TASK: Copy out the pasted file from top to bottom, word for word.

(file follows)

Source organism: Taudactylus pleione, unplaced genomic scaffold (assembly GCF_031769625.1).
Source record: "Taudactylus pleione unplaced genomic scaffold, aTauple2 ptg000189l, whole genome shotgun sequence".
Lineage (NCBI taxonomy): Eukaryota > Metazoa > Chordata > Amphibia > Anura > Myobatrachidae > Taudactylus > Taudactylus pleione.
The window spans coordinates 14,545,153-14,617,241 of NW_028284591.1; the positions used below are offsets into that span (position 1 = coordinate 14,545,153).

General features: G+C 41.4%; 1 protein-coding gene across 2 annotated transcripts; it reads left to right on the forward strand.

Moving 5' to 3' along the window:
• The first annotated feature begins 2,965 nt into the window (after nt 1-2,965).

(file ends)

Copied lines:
Source organism: Taudactylus pleione, unplaced genomic scaffold (assembly GCF_031769625.1).
Source record: "Taudactylus pleione unplaced genomic scaffold, aTauple2 ptg000189l, whole genome shotgun sequence".
Lineage (NCBI taxonomy): Eukaryota > Metazoa > Chordata > Amphibia > Anura > Myobatrachidae > Taudactylus > Taudactylus pleione.
The window spans coordinates 14,545,153-14,617,241 of NW_028284591.1; the positions used below are offsets into that span (position 1 = coordinate 14,545,153).

General features: G+C 41.4%; 1 protein-coding gene across 2 annotated transcripts; it reads left to right on the forward strand.

Moving 5' to 3' along the window:
• The first annotated feature begins 2,965 nt into the window (after nt 1-2,965).